The Middle East can come up with just about anything, but here’s one of the most outlandish: Hosni Mubarak, the former Egyptian dictator, ousted in February 2011 in a massive popular uprising after thirty years in power, could be set free within the week. So say his lawyers, who filed a petition for his immediate release after his acquittal on the crimes of corruption for which he was on trial. True, Mubarak had already been sentenced to 25 years for standing by as the police and armed forces went on killing sprees during the revolution that drove him out. But it seems that as he awaits his second appeal, the term of his detention has reached its limit. There are many who say that in the end, the army-backed interim government will lack the courage to release the old rais, who is the cause and original source of the current chaotic situation. It can even be supposed that the revolutionary forces of the Muslim Brotherhood and those that oppose Mubarak could unite in their anger over this enormous mockery of history.
We don’t know whether it’s actually possible for Mubarak to be released despite his upcoming trials and the sentences that have been imposed on him. Even so, in Morsi’s brief time [in office], the Egyptian legal situation recorded a fatal clash: on one hand, the solemn judicial power accustomed to Mubarak’s reverent etiquette; on the other, the new Islamist power, which opposes secular State law on the basis of Sharia law, which took power away from the judges in favor of the clerics, and which Morsi immediately chose in the name of Islam. The insult of a free Mubarak is already producing enormous shock waves: he’s the walking dead, rising from the stretcher on which he lay as he attended his trial. This is a political and epistemological breakdown by the rais dressed in white, motionless, as dignified as an important corpse, deathly pale under pitch-black glasses, the golem of the Arab world into whom General Sisi, true or false, now breathes new life; moving the aching, atrophied limbs once again, he restores a body ridden with the disease that allowed it to be held in the hospital in Sharm el-Sheik rather than in jail. It’s the end of the Arab Spring, its most crushing surrender.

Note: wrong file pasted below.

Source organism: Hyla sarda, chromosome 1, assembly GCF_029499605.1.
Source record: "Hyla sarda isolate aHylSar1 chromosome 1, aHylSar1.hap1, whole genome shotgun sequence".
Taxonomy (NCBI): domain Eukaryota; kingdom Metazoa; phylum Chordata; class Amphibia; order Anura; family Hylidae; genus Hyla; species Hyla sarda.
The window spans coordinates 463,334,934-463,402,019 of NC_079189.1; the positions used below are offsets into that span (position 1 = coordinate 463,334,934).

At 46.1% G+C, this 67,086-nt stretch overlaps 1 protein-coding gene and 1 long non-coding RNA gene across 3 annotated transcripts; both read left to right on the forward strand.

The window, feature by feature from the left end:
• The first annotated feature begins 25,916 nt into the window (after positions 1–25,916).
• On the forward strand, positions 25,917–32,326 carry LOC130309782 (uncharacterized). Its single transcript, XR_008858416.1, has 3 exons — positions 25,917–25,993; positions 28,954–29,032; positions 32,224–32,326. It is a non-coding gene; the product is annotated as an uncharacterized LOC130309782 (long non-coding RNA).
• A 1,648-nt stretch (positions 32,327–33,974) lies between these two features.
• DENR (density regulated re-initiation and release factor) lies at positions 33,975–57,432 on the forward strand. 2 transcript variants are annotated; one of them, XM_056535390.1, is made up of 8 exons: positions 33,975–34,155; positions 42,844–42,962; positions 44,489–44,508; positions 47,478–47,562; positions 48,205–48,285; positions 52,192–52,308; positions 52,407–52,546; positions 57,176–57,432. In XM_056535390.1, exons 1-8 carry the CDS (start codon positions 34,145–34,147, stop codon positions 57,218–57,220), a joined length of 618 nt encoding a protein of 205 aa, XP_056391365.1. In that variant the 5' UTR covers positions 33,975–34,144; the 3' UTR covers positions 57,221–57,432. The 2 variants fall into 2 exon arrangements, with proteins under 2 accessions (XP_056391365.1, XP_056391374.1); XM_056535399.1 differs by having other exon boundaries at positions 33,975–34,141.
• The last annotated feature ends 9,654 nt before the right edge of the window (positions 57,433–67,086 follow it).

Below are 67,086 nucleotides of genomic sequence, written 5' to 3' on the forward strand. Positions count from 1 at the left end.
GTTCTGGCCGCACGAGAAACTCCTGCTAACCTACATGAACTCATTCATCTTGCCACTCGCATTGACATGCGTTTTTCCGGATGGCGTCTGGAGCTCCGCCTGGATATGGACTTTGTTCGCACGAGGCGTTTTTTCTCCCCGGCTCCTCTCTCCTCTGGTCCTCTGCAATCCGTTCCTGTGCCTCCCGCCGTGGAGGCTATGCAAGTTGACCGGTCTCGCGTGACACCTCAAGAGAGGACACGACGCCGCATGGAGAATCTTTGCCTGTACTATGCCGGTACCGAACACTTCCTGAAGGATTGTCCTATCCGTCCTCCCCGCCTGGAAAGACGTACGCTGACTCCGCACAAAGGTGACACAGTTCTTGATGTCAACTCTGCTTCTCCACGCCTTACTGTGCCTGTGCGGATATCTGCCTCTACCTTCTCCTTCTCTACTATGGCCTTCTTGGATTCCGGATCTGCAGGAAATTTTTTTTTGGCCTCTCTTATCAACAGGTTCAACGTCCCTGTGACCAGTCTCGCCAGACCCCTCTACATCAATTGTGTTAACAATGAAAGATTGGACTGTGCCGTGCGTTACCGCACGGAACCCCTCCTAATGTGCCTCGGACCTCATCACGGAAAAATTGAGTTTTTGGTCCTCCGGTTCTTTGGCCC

It seems clear, even if it happens not to be true, that Sisi could not be unaware of the imminent verdict. Fragile as the legal framework may be in the midst of the nightmare world that is Egypt today, deadly clashes that yesterday led to the massacre of 25 grounded soldiers, shot one by one by Islamists from the Sinai, in the mind of the Egyptians and of the entire Middle East, the very idea that Mubarak could come back into circulation is tied up with the defeat of the Muslim Brotherhood, the historic enemy of Nasser, Sadat, and Mubarak. The sworn enemy of the army, its prey and its killer. It is also an umpteenth corroboration of the power of the army, which Nasser, Sadat, Mubarak, the entire military have always considered their own. The armed forces are more than a state within the State: they have governed the country since 1952.
Mubarak was an air force commander, and one of the reasons he’s been deserted is because of his decision to shift power to his son Gamal, who committed the unforgivable offense of being a civilian. The army owns dozens of factories that produce everything from arms to food to civilian vehicles. It is the landlord of buildings, government funds that slip under the radar of international transactions. And even while distancing itself from Mubarak, determined not to share the corruption charges with him, the armed forces still belong to Mubarak. Morsi was a failed attempt. General Sisi is an old-fashioned fellow; he doesn’t answer Obama’s phone calls, isn’t afraid to disagree with Europe, and explains that Egypt could not tolerate the “terrorism” of the Muslim Brotherhood and that the army was forced to take action to re-establish order.
If Mubarak is freed, the historic message to the Islamists will be: your victory is out of your reach, this old man that you’ve condemned is absolved by us. The umpteenth sign that, in the Arab world, “democracy” is a word in search of a writer.
This article originally appeared in slightly different form in Italian in Il Giornale; English copyright, The Gatestone Institute